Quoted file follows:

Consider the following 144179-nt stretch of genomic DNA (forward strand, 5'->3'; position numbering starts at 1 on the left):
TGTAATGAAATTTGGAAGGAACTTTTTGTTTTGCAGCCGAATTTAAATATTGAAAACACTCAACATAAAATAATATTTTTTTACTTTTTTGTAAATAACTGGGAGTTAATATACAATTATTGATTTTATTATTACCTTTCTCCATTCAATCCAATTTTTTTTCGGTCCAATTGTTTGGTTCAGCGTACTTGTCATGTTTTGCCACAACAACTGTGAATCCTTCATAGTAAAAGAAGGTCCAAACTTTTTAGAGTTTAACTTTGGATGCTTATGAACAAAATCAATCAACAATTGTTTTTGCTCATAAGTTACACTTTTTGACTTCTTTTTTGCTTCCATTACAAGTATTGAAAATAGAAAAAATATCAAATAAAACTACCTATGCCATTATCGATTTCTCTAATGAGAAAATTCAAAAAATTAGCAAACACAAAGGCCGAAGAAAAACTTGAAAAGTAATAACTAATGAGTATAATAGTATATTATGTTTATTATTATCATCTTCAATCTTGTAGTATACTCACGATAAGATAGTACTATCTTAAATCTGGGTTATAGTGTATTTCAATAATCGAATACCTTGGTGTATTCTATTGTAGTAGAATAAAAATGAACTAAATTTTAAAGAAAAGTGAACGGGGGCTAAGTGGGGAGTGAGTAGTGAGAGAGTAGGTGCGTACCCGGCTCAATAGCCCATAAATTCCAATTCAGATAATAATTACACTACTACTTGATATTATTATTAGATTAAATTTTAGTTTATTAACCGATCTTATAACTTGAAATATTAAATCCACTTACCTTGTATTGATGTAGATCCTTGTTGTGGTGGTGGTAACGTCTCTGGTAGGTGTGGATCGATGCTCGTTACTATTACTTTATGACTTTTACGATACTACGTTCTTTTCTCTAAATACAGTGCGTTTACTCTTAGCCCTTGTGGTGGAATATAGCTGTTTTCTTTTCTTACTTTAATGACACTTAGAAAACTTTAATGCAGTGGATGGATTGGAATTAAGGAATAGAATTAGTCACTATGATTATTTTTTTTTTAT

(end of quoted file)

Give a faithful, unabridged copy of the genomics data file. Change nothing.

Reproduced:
Consider the following 144179-nt stretch of genomic DNA (forward strand, 5'->3'; position numbering starts at 1 on the left):
TGTAATGAAATTTGGAAGGAACTTTTTGTTTTGCAGCCGAATTTAAATATTGAAAACACTCAACATAAAATAATATTTTTTTACTTTTTTGTAAATAACTGGGAGTTAATATACAATTATTGATTTTATTATTACCTTTCTCCATTCAATCCAATTTTTTTTCGGTCCAATTGTTTGGTTCAGCGTACTTGTCATGTTTTGCCACAACAACTGTGAATCCTTCATAGTAAAAGAAGGTCCAAACTTTTTAGAGTTTAACTTTGGATGCTTATGAACAAAATCAATCAACAATTGTTTTTGCTCATAAGTTACACTTTTTGACTTCTTTTTTGCTTCCATTACAAGTATTGAAAATAGAAAAAATATCAAATAAAACTACCTATGCCATTATCGATTTCTCTAATGAGAAAATTCAAAAAATTAGCAAACACAAAGGCCGAAGAAAAACTTGAAAAGTAATAACTAATGAGTATAATAGTATATTATGTTTATTATTATCATCTTCAATCTTGTAGTATACTCACGATAAGATAGTACTATCTTAAATCTGGGTTATAGTGTATTTCAATAATCGAATACCTTGGTGTATTCTATTGTAGTAGAATAAAAATGAACTAAATTTTAAAGAAAAGTGAACGGGGGCTAAGTGGGGAGTGAGTAGTGAGAGAGTAGGTGCGTACCCGGCTCAATAGCCCATAAATTCCAATTCAGATAATAATTACACTACTACTTGATATTATTATTAGATTAAATTTTAGTTTATTAACCGATCTTATAACTTGAAATATTAAATCCACTTACCTTGTATTGATGTAGATCCTTGTTGTGGTGGTGGTAACGTCTCTGGTAGGTGTGGATCGATGCTCGTTACTATTACTTTATGACTTTTACGATACTACGTTCTTTTCTCTAAATACAGTGCGTTTACTCTTAGCCCTTGTGGTGGAATATAGCTGTTTTCTTTTCTTACTTTAATGACACTTAGAAAACTTTAATGCAGTGGATGGATTGGAATTAAGGAATAGAATTAGTCACTATGATTATTTTTTTTTTAT